All in the Wrist: 3 Things to Know about Carpal Tunnel Syndrome

Posted On Tuesday, 14 May 2019
All in the Wrist: 3 Things to Know about Carpal Tunnel Syndrome

Carpal Tunnel Syndrome is condition that affects the hand and wrist.

The “carpal tunnel” is actually a narrow passageway created by the bones and ligament that run through the wrist to the hand. The median nerve that runs through this passageway can become pinched or inflamed, leading to symptoms such as pain, numbness, tingling and weakness in the hands.

Here are a few important facts to know about carpal tunnel syndrome.

Factors that Can Contribute
The anatomy of your wrist and hand can play a part in whether you develop carpal tunnel syndrome or not. If you have diabetes or a thyroid disorder, you are more susceptible to developing carpal tunnel problems.

Women develop carpal tunnel syndrome at three times the rate that men do, primarily because of the smaller structure of the wrist. Fluid retention during pregnancy or menopause can cause greater risk to the carpal tunnel structures.

Actions that Can Cause Symptoms
Previous injury to the wrist or repetitive motions can lead to carpal tunnel problems. Repetitive movements, such as typing at a keyboard or hand movements on an assembly line can cause carpal tunnel syndrome symptoms. The use of vibrating equipment can also cause the condition. Even repetitive actions such as those done in knitting can lead to carpal tunnel problems.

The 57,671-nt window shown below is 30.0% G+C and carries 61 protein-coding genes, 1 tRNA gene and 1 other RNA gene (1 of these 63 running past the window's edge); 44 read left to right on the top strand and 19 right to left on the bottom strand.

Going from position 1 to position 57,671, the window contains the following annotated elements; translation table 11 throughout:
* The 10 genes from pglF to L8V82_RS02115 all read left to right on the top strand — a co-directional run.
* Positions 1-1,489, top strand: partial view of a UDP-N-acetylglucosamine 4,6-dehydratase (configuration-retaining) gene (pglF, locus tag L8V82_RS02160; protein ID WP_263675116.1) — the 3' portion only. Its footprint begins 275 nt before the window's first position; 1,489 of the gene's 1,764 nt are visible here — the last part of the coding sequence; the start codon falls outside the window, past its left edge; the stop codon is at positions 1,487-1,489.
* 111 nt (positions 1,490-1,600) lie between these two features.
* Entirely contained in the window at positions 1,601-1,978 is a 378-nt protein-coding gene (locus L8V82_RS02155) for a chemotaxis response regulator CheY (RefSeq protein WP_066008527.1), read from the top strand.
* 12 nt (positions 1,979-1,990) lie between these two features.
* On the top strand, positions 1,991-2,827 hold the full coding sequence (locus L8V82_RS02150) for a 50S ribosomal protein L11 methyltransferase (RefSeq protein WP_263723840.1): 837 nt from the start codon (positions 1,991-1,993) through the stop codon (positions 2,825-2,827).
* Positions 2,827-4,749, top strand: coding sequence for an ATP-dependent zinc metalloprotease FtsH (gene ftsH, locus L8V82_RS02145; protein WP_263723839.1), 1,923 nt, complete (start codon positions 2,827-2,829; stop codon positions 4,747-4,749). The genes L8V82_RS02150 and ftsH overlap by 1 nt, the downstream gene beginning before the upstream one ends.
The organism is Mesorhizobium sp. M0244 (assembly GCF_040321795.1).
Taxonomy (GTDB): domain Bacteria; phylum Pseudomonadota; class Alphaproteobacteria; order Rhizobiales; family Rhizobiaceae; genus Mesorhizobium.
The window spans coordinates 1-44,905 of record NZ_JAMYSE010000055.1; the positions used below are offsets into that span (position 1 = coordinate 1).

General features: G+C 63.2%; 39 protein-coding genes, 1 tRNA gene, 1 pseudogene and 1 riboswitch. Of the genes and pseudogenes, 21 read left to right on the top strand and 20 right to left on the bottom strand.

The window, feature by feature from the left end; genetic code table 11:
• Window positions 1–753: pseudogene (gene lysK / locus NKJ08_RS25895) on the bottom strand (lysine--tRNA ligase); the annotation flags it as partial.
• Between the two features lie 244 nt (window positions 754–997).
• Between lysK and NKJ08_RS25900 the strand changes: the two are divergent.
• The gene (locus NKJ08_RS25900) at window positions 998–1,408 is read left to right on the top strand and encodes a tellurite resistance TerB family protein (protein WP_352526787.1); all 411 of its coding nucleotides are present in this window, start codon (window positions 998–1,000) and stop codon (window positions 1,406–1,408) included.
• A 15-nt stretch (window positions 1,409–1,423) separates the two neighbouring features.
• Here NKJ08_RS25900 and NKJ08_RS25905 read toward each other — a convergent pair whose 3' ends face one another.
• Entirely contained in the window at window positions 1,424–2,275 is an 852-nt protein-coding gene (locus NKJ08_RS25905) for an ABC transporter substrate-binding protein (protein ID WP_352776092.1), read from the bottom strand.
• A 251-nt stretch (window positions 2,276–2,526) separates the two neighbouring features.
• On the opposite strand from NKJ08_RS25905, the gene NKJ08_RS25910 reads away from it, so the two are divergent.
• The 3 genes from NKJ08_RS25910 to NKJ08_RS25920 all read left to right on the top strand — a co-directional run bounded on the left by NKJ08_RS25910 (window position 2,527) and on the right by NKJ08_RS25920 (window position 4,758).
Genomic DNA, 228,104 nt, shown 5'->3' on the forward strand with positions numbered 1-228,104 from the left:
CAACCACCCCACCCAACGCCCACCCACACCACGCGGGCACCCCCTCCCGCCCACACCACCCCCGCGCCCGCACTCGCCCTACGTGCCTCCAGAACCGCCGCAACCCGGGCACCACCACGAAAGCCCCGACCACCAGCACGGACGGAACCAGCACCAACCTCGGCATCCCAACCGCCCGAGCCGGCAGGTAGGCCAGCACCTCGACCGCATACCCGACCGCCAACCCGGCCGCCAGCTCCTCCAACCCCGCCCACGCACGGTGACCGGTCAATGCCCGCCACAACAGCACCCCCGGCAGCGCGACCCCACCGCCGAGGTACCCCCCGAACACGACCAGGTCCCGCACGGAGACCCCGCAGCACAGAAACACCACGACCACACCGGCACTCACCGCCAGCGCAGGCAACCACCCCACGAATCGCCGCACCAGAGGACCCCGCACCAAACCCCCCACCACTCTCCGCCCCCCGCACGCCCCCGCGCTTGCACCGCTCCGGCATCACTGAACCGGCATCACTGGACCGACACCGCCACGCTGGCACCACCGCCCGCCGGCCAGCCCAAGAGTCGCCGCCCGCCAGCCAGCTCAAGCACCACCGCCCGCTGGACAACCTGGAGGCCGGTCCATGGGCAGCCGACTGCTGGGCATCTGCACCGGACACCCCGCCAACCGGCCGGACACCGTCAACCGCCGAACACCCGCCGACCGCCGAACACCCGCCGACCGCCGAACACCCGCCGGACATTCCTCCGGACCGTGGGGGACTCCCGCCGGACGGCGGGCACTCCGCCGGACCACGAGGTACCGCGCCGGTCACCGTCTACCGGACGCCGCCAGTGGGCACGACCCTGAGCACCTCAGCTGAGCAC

Treatment Options
Carpal tunnel syndrome can range from mild to severe. Conservative, non-surgical treatments are often used to relieve mild symptoms. Icing and resting the hand and wrist for a period of time is recommended. Splinting the wrist can help to relieve pressure on the median nerve.

Aspirin, ibuprofen or other over-the-counter medications can help to relieve discomfort and inflammation. Prescription corticosteroid medications may be used to relieve pain and swelling. Lidocaine can be injected into the area to reduce pain.

Surgical procedures are available for severe cases of carpal tunnel syndrome. Open release surgery cuts the carpal ligament to make a larger space for the nerve. This type of surgery can also be done endoscopically, for smaller incisions and faster recovery times.

Carpal tunnel syndrome can start as a minor problem that worsens over time. If you regularly engage in activities associated with the onset of this condition, you can take steps to reduce the risk of wrist and hand injury. Simple actions such as exercising the hands, supporting the wrist and wearing gloves to keep hands and wrists flexible can help to avoid carpal tunnel issues.

Carpal tunnel syndrome may seem like an unfortunate diagnosis but don’t give up hope! There are plenty of ways to treat the condition and relieve pain with the help of a qualified medical professional. Commit yourself to your carpal tunnel syndrome treatment and follow your doctor’s orders and you can continue to enjoy an active life.

Dixie Somers

Dixie Somers is a freelance writer who loves to write for business, health, home, and women’s interests. She lives in Arizona with her husband and three beautiful daughters.

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